There are two more short works by Methodius in Slavonic, which were translated into Russian by Michael Chub in the 1960’s, and are present in the ms. 40 of the Holy Trinity-Saint Sergius Lavra. These are On Leprosy and On the Leech. No trace of De Vita, or De Cibis, exists in Greek. But this is not true of the next item, De Lepra, where a Greek fragment is preserved. This is also the case for De resurrectione and it raises the question of what to do in such cases.
Other things being equal the original language must have priority over a version, however good. But when we have fragments, what we mean by this is that either we have a quotation from the work, preserved in some later writer, or, worse, a catena fragment, from some medieval Greek bible commentary. In the latter case the compiler usually modifies the opening and closing words, alters the tenses, and abbreviates etc, in order to create a running narrative. Even a quotation may display some of these features. So … what do we do?
My thinking at the moment is to translate both. That is, to give the translation of the Old Slavonic as the main text. When we get to a passage extant in Greek, give the translation of the Greek but footnote the translation of the Slavonic; or do the reverse if we think the Greek is damaged.
It will be interesting to see how it works out.
The other short work, On the Leech – such charming names, but these works are really quite interesting! – has no such problems. That leaves us with the next text, a big one: De resurrectione, in two books. The price of doing that at the same rate-per-word of the short works might be prohibitive, and I might try to negotiate a bulk discount, or find someone willing to do it cheaper. Also there are substantial Greek remains, mostly from Epiphanius’ Panarion. We have a translation of that in English already, so that raises other questions. We’ll see what to do with this when we get there.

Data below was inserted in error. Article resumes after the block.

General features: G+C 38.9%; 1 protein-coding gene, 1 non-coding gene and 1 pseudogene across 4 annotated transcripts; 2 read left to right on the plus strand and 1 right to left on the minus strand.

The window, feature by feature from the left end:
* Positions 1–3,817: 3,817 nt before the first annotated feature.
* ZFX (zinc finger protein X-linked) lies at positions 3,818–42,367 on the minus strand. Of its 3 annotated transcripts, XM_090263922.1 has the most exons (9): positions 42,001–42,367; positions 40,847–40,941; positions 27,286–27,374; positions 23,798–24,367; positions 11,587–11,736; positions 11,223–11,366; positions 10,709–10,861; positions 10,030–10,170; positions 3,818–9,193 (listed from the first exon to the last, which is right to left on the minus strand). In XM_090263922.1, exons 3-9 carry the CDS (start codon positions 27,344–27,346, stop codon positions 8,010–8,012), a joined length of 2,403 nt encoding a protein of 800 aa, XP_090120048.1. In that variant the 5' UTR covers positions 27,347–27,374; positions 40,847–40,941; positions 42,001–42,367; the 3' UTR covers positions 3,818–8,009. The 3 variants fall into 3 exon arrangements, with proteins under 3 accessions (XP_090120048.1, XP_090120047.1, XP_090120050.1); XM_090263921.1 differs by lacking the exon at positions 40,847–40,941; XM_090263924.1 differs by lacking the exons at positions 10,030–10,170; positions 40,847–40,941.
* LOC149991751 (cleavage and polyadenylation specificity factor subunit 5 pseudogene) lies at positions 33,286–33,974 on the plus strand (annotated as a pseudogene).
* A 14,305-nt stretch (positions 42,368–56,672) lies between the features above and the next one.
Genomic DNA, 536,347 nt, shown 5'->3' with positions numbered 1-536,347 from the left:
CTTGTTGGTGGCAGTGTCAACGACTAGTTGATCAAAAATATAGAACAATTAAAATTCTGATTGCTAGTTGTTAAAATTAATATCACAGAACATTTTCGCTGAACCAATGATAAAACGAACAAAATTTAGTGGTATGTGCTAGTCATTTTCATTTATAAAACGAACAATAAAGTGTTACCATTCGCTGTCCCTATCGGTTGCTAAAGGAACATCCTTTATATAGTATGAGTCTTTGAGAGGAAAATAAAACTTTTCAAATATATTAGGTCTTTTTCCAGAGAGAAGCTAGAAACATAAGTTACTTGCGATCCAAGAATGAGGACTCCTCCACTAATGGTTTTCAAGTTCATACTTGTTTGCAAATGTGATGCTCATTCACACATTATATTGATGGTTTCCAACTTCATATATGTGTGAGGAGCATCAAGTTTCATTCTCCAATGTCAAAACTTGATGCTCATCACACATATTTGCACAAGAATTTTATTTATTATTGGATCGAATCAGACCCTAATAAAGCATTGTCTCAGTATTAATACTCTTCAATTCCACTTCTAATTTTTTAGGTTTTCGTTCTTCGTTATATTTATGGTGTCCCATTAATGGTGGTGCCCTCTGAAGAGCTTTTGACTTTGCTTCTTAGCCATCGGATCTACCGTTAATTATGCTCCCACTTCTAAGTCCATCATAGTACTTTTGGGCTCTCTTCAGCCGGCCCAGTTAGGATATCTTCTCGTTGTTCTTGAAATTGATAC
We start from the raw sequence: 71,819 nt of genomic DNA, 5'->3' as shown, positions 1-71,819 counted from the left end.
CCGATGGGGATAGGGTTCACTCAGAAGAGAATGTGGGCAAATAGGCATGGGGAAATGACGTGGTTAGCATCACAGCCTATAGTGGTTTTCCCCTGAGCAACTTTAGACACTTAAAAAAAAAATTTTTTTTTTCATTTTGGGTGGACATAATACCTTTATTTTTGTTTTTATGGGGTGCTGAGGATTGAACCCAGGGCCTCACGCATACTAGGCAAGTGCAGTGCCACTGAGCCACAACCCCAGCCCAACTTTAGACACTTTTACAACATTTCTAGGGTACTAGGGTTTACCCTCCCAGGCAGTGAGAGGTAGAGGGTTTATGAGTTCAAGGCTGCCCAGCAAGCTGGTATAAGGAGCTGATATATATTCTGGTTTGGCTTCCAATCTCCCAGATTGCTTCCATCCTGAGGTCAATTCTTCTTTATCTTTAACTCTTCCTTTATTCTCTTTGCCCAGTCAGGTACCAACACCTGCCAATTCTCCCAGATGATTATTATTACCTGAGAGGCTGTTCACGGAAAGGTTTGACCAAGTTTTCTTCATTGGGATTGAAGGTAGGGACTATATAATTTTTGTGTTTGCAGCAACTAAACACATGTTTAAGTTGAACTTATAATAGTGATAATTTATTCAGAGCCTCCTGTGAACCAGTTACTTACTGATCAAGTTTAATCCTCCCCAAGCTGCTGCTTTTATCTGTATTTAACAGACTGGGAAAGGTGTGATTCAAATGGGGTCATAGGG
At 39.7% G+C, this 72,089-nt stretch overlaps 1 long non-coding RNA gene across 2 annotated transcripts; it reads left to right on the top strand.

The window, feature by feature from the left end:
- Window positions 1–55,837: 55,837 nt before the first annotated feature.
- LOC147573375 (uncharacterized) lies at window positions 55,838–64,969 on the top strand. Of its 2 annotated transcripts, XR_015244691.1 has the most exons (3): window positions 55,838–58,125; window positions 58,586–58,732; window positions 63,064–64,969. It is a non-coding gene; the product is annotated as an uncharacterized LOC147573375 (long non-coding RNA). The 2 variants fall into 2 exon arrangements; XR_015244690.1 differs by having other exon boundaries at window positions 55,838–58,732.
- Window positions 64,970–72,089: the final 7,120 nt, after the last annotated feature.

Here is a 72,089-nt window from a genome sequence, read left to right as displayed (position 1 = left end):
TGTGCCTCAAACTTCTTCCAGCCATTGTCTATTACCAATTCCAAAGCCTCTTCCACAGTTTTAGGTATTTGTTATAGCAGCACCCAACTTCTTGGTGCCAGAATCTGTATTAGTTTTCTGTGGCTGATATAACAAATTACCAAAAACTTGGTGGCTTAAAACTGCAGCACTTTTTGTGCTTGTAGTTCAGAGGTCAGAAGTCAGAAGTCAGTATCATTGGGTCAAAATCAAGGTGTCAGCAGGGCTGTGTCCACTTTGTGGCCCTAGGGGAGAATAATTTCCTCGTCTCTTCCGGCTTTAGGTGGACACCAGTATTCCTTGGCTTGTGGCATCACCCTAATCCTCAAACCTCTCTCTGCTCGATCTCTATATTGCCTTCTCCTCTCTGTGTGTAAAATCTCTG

In other news, I’m hoping to persuade a gentleman familiar with Cyril of Alexandria’s works to finish off the translation of his Commentary on Isaiah. This was started by Robert C. Hill, who died after translating the commentary as far as Isaiah 50. Holy Cross Press published what he had done in 3 volumes, as I have blogged before. To this end, I have presented him with a copy of the Hill translation. But of course there is no obligation on him to do so.
I’ve also come across a post on Ancient World Online, directing my attention to a site listing patristic commentaries on Genesis, and referencing a book from 1912 (?) as the source. I will look further into this next week, if time and tent-making permit.
Back in the winter, I did commission a translation of Theodore of Mopsuestia on Genesis 1-3, whose fragments are preserved in Syriac and published by Sachau. Unfortunately the translator went silent on me, and I have therefore rerouted the money put aside for this to other purposes. Never mind. One day it will happen, if I am spared, and if I find someone with the necessary language skills.